Fuck. The diamond blue bird. He checks his bank account. Looks through the cracks of his phone to fill the cracks of his memory. Minus 44 billion. What the fuck had Little Elong bought this time? It was bad when he drunk-bought that golden cheeseburger and fries signed by Michael Jackson, but this was worse. About 43 billion worse. Wait. It was the diamond blue bird. But it can’t have been, because that was a dream.
Not dreaming any longer, he checks his email.
Notices he’s got an email from Twitter’s CEO.
Notices the email is thanking him for purchasing Twitter.
Notices the news stories on the other websites.
Notices the mentions of ‘overpaying’ for Twitter.
Notices he bought it for 44 billion.
Realises he didn’t buy a diamond blue bird last night.
Realises he didn’t drunk-call a shopping channel.
Realises he drunk-bought Twitter.
Realises he drunk-bought Twitter with other people’s money.
Very little positive had happened in Little Elong’s life as the result of a drunk-purchase in the early morning. There was of course the Michael Jackson golden cheeseburger. There was John Travolta’s handmade papier-mâché head, made by John Travolta, as observed and witnessed (and signed) by Jack Nicholson. There was the life-size diamond-encrusted toes of Nicholas Cage, individually wrapped. They wanted 500k more for the Cage foot, but that was too far for Little Elong. He wasn’t stupid. And now, coming in at number one on Little Elong’s worst drunk-buys: Twitter.
Panicking, he tweets.
My tweets are being suppressed.
Unfortunately, Little Elong’s Twitter wasn’t being suppressed. Little Elong could have benefited from his tweets being suppressed, especially in the weeks that followed his drunk-purchase of Twitter. Little Elong spent the next few weeks handling a monumental case of buyer’s remorse. It’s a bit like this. Imagine you bought an expensive car, but you used your friend’s money. Not only did you use that friend’s money, but you used allof that friend’s money. And that friend is also in the mafia. And that friend is protective of his money. And that friend is impatient. And that friend has unusual methods of reclaiming his debts. And you’d just used all of that friend’s money. And you’d overpaid for the expensive car. And you were never going to get that friend’s money back. And you’d used all of that friend’s money.
Between the buyer’s remorse and his Adderall and his Ambien and his booze and his penis shaped rockets, Elong racked his brains on how he was going to turn this accidental Twitter drunk-purchase into something good. How was he going to get the money back? How can he turn this into a success? He’d done it before. He turned to electric car doo dads into cool cars for dads. He’d turned the penis-shaped rockets into penis-shaped rockets that fired satellites into the sky. For his sins, he’d even managed to turn PayPal into somewhat of a success.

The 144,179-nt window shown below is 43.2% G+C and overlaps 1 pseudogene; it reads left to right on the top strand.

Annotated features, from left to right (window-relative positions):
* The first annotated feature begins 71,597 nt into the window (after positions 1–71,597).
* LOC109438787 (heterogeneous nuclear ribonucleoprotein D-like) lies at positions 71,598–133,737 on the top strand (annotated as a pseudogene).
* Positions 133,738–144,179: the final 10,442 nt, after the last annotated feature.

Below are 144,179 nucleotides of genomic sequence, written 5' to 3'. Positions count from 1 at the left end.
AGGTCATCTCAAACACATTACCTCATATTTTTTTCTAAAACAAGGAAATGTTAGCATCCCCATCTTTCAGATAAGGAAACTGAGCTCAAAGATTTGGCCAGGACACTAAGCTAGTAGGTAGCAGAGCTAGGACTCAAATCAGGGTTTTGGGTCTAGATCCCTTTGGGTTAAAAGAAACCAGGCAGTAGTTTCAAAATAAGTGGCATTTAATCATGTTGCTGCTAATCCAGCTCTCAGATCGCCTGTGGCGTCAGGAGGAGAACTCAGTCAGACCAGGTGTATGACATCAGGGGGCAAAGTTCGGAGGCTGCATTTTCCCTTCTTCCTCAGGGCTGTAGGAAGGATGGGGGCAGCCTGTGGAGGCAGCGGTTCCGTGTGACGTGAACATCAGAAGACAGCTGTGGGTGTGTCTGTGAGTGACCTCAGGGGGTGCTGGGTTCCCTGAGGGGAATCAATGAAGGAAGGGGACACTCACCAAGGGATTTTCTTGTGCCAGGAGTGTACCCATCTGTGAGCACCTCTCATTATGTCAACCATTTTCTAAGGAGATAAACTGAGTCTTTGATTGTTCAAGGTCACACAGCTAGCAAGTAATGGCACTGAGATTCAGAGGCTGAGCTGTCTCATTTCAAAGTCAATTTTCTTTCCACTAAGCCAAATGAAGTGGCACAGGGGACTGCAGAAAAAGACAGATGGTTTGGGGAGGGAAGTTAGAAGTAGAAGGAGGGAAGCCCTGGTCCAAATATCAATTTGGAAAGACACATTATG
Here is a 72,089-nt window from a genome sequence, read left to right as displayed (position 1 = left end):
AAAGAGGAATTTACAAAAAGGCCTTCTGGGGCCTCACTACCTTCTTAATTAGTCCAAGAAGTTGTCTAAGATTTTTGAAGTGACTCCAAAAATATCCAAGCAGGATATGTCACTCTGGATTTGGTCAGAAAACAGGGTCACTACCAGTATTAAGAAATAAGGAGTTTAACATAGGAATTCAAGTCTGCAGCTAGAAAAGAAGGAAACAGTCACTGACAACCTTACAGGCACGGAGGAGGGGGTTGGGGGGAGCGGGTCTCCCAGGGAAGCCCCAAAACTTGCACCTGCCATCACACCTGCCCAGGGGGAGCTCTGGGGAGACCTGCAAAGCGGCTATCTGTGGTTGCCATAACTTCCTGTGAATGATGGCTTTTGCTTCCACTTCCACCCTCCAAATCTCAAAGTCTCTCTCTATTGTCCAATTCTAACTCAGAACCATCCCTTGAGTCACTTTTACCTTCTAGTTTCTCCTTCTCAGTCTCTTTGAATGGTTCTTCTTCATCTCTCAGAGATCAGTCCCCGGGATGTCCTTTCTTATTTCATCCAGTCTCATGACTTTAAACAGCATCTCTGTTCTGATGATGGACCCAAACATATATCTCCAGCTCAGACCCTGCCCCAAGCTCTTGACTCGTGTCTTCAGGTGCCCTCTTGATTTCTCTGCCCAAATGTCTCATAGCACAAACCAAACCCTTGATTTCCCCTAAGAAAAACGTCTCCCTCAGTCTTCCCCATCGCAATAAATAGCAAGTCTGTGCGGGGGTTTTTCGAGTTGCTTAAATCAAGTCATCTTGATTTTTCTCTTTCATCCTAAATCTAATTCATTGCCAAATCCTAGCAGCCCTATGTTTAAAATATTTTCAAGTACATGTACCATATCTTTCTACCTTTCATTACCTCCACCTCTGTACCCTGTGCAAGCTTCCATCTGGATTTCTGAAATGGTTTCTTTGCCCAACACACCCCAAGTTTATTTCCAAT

This was just another problem for Little Elong to solve.
He looked deep into his giga brain.
He’d got it.
He prepared a tweet.
He had the solution.
Trash me all day, but it’ll cost $8.
He’d had it specially made, just for the LOLs, as he said.
Taken from Wikipedia, for your benefit:
Vox Populi, Vox Dei (Latin, 'the voice of the people is the voice of God') was used as the title of a Whig tract of 1709, which was expanded in 1710 and later reprintings as The Judgment of whole Kingdoms and Nations: Concerning the Rights, Power, and Prerogative of Kings, and the Rights, Privileges, and Properties of the People. The author is unknown but was probably either Robert Ferguson or Thomas Harrison. There is no evidence for persistent attribution to Daniel Defoe or John Somers as authors.
“A night on the tiles” - colloquial British idiom. Meaning: to get drunk, sloshed, pissed, barbecued, trollied. See also: drinking alcohol to excessive limits. Thankfully, tiles were rarely involved with the process of getting drunk. They’d be too many accidents.
He professed it was an ‘Advanced Security Measure’.
A nice take on the “how did this happen” theme. I’m jealous of the way you incorporated real Tweets into your story. Tweets: “Dang, why didn’t I think of that?”
This is excellent. Such a fun read!